Women in Rukum attend an awareness campaign on child marriage in this file photo.
RUKUM, July 17: In the last one year, 117 women and 37 men filed cases for divorce at the district court in Rukum (west). According to Judge Atmadev Joshi, the number is alarming. When couples are married at a young age, they are least likely to handle the married life smoothly, he said.
Speaking at a press meet organized to give a picture of the court’s performance and achievements on Tuesday, Judge Joshi stated that though child marriage is ending up in divorce, the society does not seem to have learned lessons from it.
“Child marriage continues to take place though such marriages are generally ending up in divorces,” he said.
Child marriage used to be a traditional practice in different parts of the country including Rukum in the past. People aged over 70 or 80 have interesting anecdotes to share about ‘marriages of our time’. The belief that sending off daughters to the grooms’ house before they menstruate would earn the parents a place in heaven was the reason behind such practice.
With time, the marriageable age extended though some rural areas could not follow the footsteps. There are several remote areas in the country including the outskirts of Lalitpur district where child marriage still exists. Even today, a huge number of people, basically of the Tamang community marry before 16 in Lalitpur district. Change has been slower in Rukum villages. According to Judge Joshi, who earlier served at several other courts before being posted here, the situation in Rukum is worrisome.
“Regarding child marriage, I found it very troublesome situation here. It has greatly impacted the health of women and children,” he said. “This situation needs to be seriously tackled.”
Deepa Ghartimagar, 23, of Putha Uttarganga Rural Municipality regrets marrying at an early age. She was just 15 when she got married. The next year, she gave birth to a baby. “Then my bad days started. I have suffered a lot,” she said.
Ghartimagar developed some health complications after giving birth to her first child. She conceived soon again. That added to her health problems. “There was no rest, no nutritious meals. Even my children suffered,” she laments. When they get married at school-going age, education of girls often come to an abrupt end. Only a few families love sending their daughters-in-law to school. Ghartimagar was not so lucky. “I had to quit studies,” said Ghartimager, who got married before completing her lower secondary level.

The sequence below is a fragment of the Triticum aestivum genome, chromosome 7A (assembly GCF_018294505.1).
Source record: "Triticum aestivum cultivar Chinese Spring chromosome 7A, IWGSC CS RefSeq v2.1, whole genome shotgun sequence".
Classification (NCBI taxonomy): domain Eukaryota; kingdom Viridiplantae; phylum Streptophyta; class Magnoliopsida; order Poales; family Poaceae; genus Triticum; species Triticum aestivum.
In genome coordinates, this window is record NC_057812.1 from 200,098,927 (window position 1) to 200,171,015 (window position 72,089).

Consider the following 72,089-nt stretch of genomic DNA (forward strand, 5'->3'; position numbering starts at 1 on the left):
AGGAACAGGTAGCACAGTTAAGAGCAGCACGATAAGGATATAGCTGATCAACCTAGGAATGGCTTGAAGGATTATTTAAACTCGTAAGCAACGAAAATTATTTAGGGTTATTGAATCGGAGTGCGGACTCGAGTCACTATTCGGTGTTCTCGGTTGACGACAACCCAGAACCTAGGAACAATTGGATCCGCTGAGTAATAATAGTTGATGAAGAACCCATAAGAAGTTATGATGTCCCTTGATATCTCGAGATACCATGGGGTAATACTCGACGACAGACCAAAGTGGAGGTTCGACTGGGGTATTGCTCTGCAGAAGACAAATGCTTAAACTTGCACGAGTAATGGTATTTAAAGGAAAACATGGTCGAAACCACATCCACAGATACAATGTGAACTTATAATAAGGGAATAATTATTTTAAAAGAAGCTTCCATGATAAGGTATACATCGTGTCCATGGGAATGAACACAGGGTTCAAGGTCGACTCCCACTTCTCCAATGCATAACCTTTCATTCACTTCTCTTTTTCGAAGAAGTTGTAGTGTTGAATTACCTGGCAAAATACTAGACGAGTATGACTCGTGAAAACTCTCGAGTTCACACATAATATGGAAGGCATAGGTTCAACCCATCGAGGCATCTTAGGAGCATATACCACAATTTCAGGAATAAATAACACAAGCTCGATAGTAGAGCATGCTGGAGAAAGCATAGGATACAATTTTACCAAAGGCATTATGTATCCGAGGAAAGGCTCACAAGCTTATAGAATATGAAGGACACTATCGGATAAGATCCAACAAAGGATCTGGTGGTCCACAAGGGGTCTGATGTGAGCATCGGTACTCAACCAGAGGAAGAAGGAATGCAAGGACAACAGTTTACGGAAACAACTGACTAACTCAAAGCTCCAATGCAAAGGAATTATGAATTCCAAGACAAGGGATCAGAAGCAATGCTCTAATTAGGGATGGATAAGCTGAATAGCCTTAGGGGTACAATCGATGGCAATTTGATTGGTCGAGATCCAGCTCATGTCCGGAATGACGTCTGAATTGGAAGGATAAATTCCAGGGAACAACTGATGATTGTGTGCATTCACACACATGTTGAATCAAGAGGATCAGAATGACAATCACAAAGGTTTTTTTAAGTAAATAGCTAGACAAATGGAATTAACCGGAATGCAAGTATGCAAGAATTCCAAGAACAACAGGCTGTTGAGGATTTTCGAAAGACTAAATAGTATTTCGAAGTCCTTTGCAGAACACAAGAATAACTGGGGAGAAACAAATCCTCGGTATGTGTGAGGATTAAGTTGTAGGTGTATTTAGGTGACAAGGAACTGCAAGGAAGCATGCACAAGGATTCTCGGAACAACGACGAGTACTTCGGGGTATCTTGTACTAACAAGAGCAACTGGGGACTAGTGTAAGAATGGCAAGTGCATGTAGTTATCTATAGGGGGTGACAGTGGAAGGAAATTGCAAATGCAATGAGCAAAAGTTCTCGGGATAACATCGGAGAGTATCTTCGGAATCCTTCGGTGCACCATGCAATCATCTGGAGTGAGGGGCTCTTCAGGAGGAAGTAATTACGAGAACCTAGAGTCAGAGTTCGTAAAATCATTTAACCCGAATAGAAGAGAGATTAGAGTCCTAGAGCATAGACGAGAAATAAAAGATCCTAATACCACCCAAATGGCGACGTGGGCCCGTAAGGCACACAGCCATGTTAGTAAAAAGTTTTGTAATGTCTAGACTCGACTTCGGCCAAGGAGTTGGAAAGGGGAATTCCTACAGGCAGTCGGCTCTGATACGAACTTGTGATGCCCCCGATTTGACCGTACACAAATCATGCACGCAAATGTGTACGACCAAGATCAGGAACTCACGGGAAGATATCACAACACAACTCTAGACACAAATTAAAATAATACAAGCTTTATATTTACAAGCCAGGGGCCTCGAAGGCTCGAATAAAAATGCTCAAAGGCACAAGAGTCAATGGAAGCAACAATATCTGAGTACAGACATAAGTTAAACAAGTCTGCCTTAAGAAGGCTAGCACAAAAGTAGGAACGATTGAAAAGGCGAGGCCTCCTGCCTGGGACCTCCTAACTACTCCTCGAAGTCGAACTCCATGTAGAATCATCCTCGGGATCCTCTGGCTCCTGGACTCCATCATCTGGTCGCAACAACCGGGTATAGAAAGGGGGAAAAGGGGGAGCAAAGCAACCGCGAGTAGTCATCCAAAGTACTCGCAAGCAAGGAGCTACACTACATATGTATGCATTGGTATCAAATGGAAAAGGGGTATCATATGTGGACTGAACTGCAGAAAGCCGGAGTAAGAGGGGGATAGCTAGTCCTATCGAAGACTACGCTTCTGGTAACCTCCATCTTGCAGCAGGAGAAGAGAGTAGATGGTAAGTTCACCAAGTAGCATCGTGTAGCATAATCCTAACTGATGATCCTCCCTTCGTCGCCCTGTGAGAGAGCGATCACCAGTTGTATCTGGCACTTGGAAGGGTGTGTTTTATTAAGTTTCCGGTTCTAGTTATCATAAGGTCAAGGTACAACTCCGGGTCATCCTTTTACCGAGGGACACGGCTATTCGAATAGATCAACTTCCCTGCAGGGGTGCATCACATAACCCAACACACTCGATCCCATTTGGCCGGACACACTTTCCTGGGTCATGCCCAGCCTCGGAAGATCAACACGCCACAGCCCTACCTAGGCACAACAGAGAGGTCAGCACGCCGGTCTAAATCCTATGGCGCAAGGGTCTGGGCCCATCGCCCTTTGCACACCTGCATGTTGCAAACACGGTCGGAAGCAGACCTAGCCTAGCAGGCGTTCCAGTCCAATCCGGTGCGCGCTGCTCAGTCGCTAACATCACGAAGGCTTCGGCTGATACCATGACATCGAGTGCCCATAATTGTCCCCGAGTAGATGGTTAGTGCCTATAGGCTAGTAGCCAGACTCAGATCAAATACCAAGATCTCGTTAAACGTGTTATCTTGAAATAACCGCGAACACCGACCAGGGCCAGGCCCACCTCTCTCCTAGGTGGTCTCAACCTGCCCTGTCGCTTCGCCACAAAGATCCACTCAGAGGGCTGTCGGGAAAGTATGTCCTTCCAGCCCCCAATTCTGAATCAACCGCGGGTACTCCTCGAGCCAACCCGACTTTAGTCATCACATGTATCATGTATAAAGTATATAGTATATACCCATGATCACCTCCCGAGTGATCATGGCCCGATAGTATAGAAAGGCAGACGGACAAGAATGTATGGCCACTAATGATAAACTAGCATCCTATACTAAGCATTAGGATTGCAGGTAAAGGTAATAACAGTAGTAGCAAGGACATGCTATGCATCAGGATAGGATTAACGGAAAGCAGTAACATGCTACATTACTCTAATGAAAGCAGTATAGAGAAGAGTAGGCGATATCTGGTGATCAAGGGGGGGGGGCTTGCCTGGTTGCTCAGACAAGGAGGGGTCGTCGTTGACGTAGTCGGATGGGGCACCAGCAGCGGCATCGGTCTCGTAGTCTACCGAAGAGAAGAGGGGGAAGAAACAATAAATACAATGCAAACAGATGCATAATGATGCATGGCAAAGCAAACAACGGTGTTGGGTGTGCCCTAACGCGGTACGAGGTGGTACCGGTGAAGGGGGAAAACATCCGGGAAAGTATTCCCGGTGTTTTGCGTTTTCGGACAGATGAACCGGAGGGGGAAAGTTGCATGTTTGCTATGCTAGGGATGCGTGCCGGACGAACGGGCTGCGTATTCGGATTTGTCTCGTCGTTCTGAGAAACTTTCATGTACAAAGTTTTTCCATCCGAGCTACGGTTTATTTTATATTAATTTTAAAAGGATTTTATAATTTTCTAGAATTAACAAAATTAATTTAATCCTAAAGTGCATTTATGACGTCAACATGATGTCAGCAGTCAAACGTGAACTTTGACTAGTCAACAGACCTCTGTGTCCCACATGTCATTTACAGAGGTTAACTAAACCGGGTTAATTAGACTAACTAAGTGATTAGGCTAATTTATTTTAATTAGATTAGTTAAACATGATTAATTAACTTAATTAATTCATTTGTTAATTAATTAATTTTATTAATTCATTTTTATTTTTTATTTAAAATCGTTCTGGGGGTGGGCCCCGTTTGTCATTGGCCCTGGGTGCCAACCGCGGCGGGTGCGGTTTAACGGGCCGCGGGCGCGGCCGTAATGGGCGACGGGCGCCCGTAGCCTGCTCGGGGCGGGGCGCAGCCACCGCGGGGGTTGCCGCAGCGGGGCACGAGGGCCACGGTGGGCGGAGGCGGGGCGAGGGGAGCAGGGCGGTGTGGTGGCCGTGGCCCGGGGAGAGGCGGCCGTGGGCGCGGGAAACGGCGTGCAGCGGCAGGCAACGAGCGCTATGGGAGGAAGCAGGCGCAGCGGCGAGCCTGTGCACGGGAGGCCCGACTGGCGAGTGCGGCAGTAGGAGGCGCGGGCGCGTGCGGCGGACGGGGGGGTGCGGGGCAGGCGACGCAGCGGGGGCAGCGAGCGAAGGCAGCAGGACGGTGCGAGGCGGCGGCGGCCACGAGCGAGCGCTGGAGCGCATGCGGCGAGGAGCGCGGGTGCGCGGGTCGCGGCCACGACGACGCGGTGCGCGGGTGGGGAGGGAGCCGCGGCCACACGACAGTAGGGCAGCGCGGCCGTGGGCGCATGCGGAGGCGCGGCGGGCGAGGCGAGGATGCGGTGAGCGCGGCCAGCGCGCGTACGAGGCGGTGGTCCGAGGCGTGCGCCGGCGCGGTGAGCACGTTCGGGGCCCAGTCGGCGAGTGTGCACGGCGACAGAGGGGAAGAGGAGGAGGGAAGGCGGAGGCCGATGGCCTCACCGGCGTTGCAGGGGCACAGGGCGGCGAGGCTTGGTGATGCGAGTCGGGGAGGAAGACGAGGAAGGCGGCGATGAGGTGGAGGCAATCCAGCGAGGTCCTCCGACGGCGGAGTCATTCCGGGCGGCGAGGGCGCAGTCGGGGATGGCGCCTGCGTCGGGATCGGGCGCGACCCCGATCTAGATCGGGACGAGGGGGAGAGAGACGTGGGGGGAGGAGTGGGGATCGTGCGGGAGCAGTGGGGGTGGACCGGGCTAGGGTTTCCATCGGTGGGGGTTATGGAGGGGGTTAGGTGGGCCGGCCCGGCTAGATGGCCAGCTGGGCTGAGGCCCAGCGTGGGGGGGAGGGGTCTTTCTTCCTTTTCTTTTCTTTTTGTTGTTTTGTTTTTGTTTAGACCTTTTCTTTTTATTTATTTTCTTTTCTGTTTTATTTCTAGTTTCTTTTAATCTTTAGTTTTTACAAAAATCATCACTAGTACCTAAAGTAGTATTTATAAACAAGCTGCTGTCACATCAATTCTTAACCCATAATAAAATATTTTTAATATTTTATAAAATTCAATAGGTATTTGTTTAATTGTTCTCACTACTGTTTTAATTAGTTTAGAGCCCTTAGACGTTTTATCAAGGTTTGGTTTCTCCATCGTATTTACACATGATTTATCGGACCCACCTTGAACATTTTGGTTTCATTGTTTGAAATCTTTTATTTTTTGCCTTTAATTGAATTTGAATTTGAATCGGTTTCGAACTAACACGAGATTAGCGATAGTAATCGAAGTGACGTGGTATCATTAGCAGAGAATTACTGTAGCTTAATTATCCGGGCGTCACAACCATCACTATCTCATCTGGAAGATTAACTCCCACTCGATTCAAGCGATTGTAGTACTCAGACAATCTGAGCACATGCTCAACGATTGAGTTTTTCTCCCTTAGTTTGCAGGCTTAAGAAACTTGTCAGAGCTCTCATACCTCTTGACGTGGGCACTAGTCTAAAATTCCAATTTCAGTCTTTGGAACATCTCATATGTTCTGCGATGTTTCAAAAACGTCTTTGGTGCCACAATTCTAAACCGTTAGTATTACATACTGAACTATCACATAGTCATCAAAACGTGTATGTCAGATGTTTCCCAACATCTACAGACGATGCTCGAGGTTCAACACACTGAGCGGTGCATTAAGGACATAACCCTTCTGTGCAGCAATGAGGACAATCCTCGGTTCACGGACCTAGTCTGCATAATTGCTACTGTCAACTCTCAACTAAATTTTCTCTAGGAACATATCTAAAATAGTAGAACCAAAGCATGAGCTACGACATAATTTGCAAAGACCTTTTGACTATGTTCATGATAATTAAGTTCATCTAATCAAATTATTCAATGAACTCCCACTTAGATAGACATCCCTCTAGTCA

Hers was a love marriage. According to Judge Joshi, the traditional kind of child marriage is not that common in Rukum these days, but children jump into marriages themselves. Ghartimagar agrees. Many girls of her age opted for love marriage. “And they are all regretting now,” she reported.
The lives of children get ruined after marriage as they cannot take the responsibilities. Ghartimagar’s husband used to show much care to her before marriage. He remained excited about the new life for a few months. “After that, I saw his true color. He would not care about me or children,” Ghartimagar said. “He started beating me, torturing me.”
Last year, she reached the court for divorce. She had come to a conclusion that life with her husband was not possible anymore.
Ghartimagar’s life is a representative story of many young girls. In lack of support and motivation, they cannot open the doors of opportunity for themselves and succumb to the dark world. “We feel very poor and helpless. With children in our laps, we cannot be free to pursue our dreams,” said Ghartimagar.
Foreign employment is also a major factor for divorce, according to Judge Joshi. People find it very hard to handle long-distance relationship. “We have found that foreign employment, poverty, high ambitions etc are also triggering divorces,” he said. He informed that people aged between 19 to 65 years of age have filed cases for divorce. Earlier, elderly people would hardly come for divorce.
“Very young people to old ones are seeking divorce. This shows the changing face of the society. People’s mindset and priorities have changed, too,” Joshi said.